Verticillium wilt (caused by V. dahliae ) is an important soilborne disease that limits watermelon ( C. lanatus ) production in Washington State and worldwide ( du Toit et al., 2005 ; Dung and Weiland, 2014 ; Johnson, 2012 ; Paplomatas et al
soilborne pathogens affect the production of spinach leaf and seed crops ( Correll et al., 1994 ). Although Verticillium dahliae causes Verticillium wilt of more than 200 species of vegetables, field crops, and trees, the fungus was not, until recently
Verticillium wilt caused by the soilborne fungus V. dahliae is a significant disease affecting watermelon ( Citrullus lanatus ) production in Washington State ( Dung and Weiland, 2014 ; Sunseri and Johnson, 2001 ). Once established in the field
estimated at 243 ha (Timothy Waters, personal communication). One of the barriers to increasing watermelon production in this region of southeastern Washington is verticillium wilt (caused by Verticillium dahliae ), which can cause rapid vine decline and
available ( Lebeda et al., 2009 ). To achieve this, continual screening for new/additional resistances is necessary because new diseases emerge or change. Verticillium wilt caused by Verticillium dahliae Kleb. is a serious disease of lettuce that was first
Cercis canadensis, Eastern Redbud, is very Cercis canadensis, Eastern Redbud, is very susceptible to infection by Verticillium Wilt caused bysusceotible to infection by Verticillium Wilt caused by the common soil-borne fungi Verticillium albo-atrum and Verticillium dahliae. Little is known about the inoculum levels, the time required for natural infection to occur and how fast the pathogen travels inside the host species. One-year-old Cercis canadensis seedlings were planted in 7.6 liter (2-gallon) containers with a 1:1:2 soil/sand/perlite mix inoculated with five levels (0, 10, 100, 500, and 1000 microsclerotia/g soil) of V. dahliae prior to planting. At the end of the first growing season, half of the plants were removed from the containers, surface sterilized, dissected and root sections plated out on a Verticillium selective media. The remaining plants were grown for a second season. Infection first occurred in plants which received 100, 500 or 1000 ms/g at the end of the first season. The infection had spread at least 5 cm during the first growing season.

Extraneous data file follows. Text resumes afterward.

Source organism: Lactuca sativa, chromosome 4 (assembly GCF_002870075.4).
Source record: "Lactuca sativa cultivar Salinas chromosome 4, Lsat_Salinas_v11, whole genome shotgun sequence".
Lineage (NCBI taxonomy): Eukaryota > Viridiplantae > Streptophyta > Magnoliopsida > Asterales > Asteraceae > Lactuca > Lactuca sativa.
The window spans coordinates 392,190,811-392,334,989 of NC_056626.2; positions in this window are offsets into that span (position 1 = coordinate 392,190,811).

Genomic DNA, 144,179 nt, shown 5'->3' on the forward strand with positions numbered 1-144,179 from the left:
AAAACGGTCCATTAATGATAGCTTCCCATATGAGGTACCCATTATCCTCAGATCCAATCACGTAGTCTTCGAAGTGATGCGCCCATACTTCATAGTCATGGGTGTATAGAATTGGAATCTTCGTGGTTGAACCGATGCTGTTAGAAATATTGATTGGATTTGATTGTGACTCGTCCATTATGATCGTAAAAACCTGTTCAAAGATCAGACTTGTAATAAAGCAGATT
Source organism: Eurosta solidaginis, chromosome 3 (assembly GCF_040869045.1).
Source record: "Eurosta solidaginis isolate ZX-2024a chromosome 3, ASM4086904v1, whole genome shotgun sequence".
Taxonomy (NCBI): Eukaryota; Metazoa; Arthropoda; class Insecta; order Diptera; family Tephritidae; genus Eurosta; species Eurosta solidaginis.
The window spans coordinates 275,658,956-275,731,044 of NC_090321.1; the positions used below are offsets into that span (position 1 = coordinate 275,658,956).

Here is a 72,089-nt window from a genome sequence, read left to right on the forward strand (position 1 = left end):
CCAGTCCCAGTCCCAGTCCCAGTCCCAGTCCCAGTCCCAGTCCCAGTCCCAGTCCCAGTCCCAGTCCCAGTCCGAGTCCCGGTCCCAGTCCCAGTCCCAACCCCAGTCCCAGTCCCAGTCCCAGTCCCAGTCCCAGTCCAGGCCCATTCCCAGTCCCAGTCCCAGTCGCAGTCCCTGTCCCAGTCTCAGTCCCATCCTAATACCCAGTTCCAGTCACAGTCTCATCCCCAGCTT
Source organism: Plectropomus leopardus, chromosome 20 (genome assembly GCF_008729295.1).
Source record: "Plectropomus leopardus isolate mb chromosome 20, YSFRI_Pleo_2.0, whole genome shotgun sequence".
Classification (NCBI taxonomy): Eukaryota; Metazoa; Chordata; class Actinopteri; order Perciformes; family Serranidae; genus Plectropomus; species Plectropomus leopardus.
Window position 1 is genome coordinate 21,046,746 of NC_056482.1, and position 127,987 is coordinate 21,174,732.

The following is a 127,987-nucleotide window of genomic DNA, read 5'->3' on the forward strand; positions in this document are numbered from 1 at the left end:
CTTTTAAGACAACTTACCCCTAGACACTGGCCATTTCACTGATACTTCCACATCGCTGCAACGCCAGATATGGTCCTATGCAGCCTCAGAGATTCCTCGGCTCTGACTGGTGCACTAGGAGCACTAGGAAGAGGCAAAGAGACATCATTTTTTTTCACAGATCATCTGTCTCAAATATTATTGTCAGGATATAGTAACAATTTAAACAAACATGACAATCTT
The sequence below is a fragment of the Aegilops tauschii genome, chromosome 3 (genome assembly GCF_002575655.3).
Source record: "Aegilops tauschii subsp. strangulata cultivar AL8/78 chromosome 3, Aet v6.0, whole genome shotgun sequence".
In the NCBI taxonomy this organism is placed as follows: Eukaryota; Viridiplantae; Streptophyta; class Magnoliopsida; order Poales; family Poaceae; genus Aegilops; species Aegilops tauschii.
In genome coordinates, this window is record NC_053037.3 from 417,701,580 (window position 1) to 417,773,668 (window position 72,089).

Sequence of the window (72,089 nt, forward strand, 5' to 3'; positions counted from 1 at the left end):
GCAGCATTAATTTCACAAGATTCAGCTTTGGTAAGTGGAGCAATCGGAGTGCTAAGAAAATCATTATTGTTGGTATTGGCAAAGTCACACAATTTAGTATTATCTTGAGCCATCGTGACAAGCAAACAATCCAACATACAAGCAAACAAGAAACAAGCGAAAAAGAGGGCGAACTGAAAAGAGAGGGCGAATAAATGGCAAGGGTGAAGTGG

‘Quinte’ (ST-19) is a midseason, large, firm, crimson-colored tomato (Lycopersicum esculentum Mill.). It was developed in the early 1970s to replace ‘Moira’. Named after the Bay of Qunite, it is now extensively grown in eastern Ontario, Canada, and the northeastern United States, especially in areas where Verticillium wilt (Verticillium alboatrum Reinke & Berth, and V. dahliae Kleb.) is a problem. The fruit is suitable to the fresh-market and processed-juice industries.
. Furrow irrigation can be thought of as periodic flooding of fields. Major constraints to chile pepper production in New Mexico are soilborne diseases, which are manifested by wilt symptoms after plant infection. Verticillium dahliae is a major
. Romano and Paratore (2001) found that grafting tomato with ‘Beaufort’ rootstock increased plant vigor and yield, but there was no effect on fruit quality. Verticillium wilt is a soilborne disease caused by Verticillium dahliae Kleb. that impacts
Since its appearance in 1995, Verticillium wilt of lettuce has spread through the Salinas River Valley, where nearly 60% of California's lettuce acreage is located. A replicated field trial was conducted to assess various modern and heirloom lettuce (Lactuca sativa) cultivars, plant introductions, and L. virosa lines for resistance to Verticillium wilt. Based on horticultural type, lettuce plants were destructively sampled at harvest maturity and assessed for the incidence of Verticillium wilt. Of the L. sativa cultivars, only the iceberg type displayed pronounced foliar symptoms of stunting and wilting. Disease incidence based on root symptoms ranged from 0% to 100%, with continuous variation found across and within lettuce types. Most cos, crisphead, and leaf cultivars exhibited 20% or greater disease incidence. Butter cultivars exhibited the lowest disease incidence among the major lettuce types examined, and Latin and Batavia type cultivars exhibited the lowest disease incidence overall. Disease progression was further monitored for 10 select lettuce cultivars for 2 weeks past harvest maturity. Disease intensity increased over the 2-week period for some cultivars, demonstrating the need to assess plants for Verticillium wilt past harvest maturity to avoid misclassifying plants. The L. sativa plant introduction lines tested, predominantly stem and oil-seed horticultural types, were quite susceptible and exhibited distinct symptoms of wilt and defoliation, possibly due to their elongated growth habit. The variation in disease incidence among the L. virosa lines tested was discontinuous, with discrete differences in susceptibility. Overall, the results reflected trends found in previous greenhouse and field trials.